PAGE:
And while one should assume full responsibility for stepping into a R rated comedy, it can be argued that Sausage Party does veer into the very uncomfortable territory here and there, with one character in particular as a literal douche. Voiced by Nick Kroll, Douche is rarely funny, actually disturbing in some of his actions, and doesn’t really add to any of the plot’s proceedings. Gum is pretty hilarious, however as a clear nod to Hawking.

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Love Seth Rogen’s cut of comedic meat? Sausage Party is one that will absolutely be filling, along with some interesting ideas that are actually satisfying to digest. For all others, its comedy doesn’t fill all of the laugh holes on a consistent basis.

C

Photo credits go to nytimes.com, comicbook.com, and moviepilot.com.

Follow the Movie Man @MovieManJackson

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How to be Single: Movie Man Jackson

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Did Hollywood really need to make a movie about How to Be Single? They could have just came to me! In modern day New York City, finding companionship is hard. After four years of being in a college relationship, Alice (Dakota Johnson) feels the need to break up with her boyfriend, Josh (Nicholas Braun) upon graduation—temporarily. Her reason, being, that she needs to figure out some things in the Big Apple. Her paralegal job introduces her to a new friend named Robin (Rebel Wilson), who has no problems being a single lady.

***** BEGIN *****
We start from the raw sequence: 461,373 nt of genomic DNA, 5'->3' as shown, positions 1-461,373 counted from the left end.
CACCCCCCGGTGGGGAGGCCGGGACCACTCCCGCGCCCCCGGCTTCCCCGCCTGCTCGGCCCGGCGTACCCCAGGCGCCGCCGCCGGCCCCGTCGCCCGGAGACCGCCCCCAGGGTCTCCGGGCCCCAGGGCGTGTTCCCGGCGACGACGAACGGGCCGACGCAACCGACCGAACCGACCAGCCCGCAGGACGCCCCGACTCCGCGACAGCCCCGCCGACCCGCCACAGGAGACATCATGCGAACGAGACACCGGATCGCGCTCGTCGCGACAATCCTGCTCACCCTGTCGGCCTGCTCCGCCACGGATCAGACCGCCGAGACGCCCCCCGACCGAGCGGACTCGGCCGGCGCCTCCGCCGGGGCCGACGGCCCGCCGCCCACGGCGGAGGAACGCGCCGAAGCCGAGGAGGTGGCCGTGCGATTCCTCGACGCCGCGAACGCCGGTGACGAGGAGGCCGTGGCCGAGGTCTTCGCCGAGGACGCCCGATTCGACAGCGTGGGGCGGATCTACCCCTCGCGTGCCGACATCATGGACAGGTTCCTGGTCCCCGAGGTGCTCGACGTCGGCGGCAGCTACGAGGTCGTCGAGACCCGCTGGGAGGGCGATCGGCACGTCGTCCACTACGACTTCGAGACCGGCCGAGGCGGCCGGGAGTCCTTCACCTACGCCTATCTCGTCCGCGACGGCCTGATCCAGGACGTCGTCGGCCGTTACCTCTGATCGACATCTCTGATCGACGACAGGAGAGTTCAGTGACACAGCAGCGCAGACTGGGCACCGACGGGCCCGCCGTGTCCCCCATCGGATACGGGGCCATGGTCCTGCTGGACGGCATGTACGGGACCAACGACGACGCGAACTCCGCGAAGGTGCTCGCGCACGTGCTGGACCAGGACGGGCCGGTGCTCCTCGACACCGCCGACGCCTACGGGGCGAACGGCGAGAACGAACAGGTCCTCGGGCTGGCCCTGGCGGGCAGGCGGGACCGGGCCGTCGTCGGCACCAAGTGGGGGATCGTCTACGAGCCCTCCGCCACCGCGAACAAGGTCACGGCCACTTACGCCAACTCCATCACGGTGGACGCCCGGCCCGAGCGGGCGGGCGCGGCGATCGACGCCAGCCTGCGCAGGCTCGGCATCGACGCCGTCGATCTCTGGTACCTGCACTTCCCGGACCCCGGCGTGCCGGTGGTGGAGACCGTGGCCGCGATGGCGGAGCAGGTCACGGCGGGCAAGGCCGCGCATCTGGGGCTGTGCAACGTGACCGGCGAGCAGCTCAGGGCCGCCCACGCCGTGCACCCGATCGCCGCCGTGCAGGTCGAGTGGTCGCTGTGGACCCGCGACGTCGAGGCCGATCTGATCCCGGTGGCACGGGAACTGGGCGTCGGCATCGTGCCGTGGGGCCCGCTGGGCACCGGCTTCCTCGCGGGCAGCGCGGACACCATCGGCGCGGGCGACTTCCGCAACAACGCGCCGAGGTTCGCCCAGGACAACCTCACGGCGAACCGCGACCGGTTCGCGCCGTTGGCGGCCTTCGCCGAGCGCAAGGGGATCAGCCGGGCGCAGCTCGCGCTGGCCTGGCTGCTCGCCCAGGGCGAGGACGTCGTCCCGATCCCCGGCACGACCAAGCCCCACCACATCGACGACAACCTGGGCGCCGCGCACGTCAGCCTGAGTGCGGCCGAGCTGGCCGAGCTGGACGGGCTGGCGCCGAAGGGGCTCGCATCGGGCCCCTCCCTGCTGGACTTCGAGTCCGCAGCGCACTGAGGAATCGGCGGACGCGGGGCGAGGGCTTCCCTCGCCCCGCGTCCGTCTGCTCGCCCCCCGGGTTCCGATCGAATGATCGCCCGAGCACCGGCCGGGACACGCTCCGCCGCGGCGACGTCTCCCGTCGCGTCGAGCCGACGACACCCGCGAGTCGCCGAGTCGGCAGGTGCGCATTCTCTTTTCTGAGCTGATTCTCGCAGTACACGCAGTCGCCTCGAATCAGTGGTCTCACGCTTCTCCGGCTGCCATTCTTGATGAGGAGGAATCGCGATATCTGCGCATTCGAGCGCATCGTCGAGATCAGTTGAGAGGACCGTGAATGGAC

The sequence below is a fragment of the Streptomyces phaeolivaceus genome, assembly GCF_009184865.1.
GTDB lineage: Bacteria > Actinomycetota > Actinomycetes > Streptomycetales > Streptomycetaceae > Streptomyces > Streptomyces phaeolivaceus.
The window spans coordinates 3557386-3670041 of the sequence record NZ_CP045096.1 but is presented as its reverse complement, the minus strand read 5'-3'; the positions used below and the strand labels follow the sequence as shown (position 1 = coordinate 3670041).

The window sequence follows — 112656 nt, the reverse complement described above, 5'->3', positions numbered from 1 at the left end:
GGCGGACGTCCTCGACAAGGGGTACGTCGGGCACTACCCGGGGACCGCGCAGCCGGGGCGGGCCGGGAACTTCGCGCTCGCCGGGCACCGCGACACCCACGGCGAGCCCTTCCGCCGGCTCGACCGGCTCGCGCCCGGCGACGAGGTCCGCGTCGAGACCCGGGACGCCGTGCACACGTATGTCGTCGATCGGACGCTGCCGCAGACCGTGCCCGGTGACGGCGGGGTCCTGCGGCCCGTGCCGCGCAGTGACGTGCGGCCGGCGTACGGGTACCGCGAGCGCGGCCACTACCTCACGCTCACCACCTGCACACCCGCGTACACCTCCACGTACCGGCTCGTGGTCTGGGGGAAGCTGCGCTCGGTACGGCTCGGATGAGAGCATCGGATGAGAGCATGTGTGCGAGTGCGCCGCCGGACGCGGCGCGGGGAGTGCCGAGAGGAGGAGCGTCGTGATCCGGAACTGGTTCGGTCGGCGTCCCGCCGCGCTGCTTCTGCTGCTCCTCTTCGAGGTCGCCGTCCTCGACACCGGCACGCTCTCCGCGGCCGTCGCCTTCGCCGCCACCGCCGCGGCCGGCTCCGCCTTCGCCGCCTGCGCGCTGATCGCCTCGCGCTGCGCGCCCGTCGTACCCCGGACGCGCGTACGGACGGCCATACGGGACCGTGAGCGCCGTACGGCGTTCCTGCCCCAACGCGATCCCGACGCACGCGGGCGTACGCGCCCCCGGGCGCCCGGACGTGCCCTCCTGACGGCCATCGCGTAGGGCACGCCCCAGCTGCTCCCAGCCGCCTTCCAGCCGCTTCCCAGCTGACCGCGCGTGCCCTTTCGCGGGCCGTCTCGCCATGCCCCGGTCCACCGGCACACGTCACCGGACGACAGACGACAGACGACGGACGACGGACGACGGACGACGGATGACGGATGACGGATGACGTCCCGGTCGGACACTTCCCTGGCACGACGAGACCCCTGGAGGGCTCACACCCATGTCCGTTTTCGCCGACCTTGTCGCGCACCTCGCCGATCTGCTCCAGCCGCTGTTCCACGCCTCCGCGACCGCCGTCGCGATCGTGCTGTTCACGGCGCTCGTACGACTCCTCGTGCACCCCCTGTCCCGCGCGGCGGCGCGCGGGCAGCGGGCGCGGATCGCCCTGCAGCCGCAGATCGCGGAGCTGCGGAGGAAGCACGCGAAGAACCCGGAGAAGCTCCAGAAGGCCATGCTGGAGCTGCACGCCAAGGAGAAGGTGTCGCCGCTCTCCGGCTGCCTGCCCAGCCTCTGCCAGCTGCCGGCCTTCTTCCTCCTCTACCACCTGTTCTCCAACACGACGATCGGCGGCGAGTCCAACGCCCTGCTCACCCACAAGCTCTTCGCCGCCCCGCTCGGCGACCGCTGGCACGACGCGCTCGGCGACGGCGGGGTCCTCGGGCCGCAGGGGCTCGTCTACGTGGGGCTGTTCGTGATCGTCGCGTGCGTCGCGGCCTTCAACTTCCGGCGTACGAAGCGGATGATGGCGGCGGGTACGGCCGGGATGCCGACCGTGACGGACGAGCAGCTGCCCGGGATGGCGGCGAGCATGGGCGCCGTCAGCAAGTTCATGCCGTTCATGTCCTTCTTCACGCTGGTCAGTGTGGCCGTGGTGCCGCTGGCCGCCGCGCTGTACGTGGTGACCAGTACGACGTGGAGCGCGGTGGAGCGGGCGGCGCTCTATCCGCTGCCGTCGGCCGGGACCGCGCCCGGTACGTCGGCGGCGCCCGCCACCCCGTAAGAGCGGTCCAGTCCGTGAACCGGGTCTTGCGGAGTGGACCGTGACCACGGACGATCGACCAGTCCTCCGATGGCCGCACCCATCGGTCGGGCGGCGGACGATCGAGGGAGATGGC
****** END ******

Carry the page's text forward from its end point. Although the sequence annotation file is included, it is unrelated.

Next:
Alice’s older sister Meg (Leslie Mann), also single, is all about her career as a doctor, having no desire to conform to society’s idea of having offspring at a certain age. But, she does begin to get an itch to have a baby after a routine patient delivery. And even Lucy (Alison Brie), a person who makes dating apps, has issues with finding a companion. Being single can be tough, but it also can be very eye-opening.

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Yours truly probably isn’t in the target demographic that How to Be Single, a film based off of a novel with the same name, is aiming to hit. It kind of feels like a prolonged episode of Sex in the City. Its release comes at a good time, with it being Valentine’s Day weekend, drawing in people that might latch on to it who are single simply because of its title. It’s an average ensemble piece rom-com that has similar issues to most rom-coms, with the occasional solid positive here and there.